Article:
Creating a Story Map

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Learn how to make a story map to improve your understanding of narrative-based texts like novels, short stories, and histories.

Video Transcript
Video Reference Guide
Story Map Template

0:00 Owl: Welcome to How to Make a Story Map, an instructional video on reading comprehension brought to you by the Excelsior University Online Writing Lab.
0:13 Have you ever read a story and forgotten or been confused about its major elements?
0:18 A good way to keep track of the major elements of a story is to construct a story map.
0:23 You can do this either during or after you read.
0:27 Story maps can help you identify the major elements of a story.
0:30 You can use one whether you’re describing a fictional story or a true story.
0:35 And a story map can help you remember this information later, when it comes time to write or study.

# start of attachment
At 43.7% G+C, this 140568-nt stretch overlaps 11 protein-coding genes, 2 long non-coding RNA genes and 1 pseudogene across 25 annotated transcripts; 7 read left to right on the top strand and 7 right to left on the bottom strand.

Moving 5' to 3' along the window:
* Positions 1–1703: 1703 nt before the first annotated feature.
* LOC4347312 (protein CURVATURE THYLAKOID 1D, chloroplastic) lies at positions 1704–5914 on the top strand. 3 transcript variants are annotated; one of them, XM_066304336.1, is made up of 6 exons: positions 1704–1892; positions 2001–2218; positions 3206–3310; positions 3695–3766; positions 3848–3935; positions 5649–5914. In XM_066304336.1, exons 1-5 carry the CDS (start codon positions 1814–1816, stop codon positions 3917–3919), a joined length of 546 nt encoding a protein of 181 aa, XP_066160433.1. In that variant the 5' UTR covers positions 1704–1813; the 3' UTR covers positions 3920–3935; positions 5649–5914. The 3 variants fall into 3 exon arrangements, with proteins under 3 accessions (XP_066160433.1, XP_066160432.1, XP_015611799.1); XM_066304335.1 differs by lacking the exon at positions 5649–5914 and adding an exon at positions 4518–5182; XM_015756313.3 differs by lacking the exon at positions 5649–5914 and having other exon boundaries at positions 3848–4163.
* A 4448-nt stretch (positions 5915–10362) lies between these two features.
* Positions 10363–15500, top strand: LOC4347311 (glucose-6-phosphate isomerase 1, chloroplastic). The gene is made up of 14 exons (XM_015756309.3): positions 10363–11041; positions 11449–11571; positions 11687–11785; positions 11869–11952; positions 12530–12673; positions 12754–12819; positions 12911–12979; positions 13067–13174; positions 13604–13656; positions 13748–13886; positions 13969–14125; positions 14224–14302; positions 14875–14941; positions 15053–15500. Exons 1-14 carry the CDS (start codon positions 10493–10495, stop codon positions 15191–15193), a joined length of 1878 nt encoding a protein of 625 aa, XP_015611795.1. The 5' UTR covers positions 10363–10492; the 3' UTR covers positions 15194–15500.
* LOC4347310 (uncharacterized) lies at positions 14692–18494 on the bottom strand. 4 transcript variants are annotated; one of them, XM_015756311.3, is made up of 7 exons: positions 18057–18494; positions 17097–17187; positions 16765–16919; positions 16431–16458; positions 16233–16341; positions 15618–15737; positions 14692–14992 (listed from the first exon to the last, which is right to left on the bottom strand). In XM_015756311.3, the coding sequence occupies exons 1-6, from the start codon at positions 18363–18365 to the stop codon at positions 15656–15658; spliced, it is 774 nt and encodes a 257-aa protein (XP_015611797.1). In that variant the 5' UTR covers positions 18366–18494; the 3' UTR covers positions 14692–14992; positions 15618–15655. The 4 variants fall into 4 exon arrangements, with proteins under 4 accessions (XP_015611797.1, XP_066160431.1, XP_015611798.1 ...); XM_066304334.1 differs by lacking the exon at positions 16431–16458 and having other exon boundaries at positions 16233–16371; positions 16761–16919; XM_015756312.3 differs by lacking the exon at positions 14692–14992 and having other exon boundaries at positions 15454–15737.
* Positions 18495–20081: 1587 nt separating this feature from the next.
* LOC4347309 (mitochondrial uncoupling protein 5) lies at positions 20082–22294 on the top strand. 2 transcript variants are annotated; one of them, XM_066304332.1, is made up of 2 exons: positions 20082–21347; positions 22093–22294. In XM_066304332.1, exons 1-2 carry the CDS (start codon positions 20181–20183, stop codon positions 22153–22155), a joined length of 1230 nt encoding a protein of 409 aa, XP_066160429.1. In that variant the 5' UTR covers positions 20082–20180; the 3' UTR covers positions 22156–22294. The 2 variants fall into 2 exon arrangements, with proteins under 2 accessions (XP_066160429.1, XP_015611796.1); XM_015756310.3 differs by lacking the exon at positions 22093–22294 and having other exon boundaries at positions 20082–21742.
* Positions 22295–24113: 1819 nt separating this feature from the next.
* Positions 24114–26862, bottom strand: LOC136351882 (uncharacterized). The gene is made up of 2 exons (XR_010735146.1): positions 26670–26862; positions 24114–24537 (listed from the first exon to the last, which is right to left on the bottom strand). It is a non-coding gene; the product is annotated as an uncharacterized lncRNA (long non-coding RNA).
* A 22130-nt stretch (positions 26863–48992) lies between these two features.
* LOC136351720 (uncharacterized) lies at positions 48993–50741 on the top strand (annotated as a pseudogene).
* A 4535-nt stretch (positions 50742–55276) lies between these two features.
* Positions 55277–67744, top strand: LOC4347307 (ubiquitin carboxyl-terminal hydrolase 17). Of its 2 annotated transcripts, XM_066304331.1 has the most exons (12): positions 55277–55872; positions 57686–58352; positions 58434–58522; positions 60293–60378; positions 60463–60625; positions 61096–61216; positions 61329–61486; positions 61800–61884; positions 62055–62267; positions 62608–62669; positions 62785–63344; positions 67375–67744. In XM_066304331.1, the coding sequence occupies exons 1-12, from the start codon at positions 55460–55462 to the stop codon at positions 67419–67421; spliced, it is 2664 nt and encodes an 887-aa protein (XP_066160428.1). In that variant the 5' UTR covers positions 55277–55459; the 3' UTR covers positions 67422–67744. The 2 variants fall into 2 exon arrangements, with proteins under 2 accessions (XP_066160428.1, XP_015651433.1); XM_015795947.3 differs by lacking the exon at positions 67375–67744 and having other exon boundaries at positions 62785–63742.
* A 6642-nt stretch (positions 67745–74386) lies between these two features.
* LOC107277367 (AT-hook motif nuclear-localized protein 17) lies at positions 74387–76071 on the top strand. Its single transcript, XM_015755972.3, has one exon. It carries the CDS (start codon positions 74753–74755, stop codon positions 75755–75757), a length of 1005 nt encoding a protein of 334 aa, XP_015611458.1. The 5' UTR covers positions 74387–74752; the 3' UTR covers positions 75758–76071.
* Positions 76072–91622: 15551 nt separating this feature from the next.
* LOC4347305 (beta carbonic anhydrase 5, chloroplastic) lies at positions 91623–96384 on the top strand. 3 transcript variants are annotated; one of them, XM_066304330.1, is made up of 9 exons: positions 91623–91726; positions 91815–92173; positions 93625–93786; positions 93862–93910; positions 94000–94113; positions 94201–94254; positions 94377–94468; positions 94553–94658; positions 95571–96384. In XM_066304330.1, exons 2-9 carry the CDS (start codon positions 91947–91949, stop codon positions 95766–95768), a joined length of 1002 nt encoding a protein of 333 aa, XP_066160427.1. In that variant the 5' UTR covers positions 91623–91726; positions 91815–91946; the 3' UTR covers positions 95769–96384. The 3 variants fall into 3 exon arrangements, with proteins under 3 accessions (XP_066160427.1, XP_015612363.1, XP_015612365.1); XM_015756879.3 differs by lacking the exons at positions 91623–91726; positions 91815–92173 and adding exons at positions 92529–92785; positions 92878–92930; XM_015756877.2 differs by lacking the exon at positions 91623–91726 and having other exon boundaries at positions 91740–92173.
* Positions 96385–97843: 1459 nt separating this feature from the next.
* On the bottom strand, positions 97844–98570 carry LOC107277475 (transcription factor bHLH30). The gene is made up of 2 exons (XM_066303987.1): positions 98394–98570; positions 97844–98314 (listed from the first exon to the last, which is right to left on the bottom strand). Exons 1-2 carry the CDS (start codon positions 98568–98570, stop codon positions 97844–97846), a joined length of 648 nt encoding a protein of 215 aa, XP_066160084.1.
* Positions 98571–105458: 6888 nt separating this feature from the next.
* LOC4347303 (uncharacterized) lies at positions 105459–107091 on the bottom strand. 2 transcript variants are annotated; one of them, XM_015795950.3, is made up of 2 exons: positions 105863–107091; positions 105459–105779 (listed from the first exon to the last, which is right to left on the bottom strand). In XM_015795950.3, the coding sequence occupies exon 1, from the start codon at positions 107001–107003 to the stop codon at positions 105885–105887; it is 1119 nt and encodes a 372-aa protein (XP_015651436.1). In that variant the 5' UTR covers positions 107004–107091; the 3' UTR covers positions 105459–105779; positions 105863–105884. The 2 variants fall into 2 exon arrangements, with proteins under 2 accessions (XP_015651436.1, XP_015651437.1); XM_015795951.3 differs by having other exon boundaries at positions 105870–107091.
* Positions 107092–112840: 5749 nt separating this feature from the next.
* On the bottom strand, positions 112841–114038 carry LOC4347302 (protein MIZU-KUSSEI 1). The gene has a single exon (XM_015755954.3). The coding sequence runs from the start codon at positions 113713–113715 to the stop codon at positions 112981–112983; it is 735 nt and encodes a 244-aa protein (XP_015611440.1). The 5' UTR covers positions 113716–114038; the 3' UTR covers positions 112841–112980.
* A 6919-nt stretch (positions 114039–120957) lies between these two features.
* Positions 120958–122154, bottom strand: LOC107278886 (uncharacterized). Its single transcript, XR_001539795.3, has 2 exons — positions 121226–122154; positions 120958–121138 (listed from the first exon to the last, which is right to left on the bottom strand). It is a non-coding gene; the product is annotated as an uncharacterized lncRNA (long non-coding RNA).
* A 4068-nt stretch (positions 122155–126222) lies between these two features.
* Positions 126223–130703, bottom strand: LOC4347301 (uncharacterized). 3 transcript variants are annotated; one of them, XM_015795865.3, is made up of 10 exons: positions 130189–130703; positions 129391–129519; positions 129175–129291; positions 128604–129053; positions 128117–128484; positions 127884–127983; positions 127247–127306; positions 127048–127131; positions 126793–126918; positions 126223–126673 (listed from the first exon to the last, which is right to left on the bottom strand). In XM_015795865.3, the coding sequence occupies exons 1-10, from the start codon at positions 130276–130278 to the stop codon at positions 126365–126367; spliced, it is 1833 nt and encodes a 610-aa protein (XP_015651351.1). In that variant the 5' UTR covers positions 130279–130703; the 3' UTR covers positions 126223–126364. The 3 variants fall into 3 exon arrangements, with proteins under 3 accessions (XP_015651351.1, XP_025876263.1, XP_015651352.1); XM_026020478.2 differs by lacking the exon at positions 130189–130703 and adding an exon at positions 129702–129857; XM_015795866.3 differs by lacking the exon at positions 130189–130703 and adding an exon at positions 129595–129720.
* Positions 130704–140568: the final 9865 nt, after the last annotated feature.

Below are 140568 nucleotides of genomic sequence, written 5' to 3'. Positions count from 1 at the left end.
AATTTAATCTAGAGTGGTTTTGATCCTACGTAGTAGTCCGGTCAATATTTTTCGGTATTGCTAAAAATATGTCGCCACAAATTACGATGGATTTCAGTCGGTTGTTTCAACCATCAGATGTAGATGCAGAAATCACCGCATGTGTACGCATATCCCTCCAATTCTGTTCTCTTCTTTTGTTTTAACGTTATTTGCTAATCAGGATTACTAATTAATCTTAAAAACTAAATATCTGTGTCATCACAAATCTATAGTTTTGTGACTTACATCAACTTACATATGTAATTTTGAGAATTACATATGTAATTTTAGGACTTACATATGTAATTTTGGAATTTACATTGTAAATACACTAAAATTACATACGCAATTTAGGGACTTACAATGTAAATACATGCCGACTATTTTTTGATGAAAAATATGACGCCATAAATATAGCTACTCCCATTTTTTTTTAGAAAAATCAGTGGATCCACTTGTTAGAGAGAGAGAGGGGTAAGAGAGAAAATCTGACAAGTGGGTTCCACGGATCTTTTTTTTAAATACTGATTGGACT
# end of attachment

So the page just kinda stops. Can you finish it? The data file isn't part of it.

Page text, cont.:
0:42 In this example, we’ll construct a story map for Kate Chopin’s “The Story of an Hour.”
0:48 First, write down the title and the author or authors of the story.
0:54 After that, list the characters, making a note of the main characters.
1:02 Describe the setting—the place and time of the story.
1:09 Next, list the main events in chronological order.
1:16 Then, describe the major conflict that drives the story and the resolution achieved at the end.
1:26 Finally, sum up the major themes addressed by the story.
1:31 That’s it!
1:32 The next time you read a story, whether fictional or real, remember to create a story map to help you remember key information.
1:39 You can download a story map template here.
1:46 Thanks for listening to this instructional video on How to Make a Story Map!
1:51 Visit the Excelsior University Online Writing Lab for more support with reading and writing skills.

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The following text was sampled in this video:

Chopin, Kate. “The Story of an Hour.” 1894.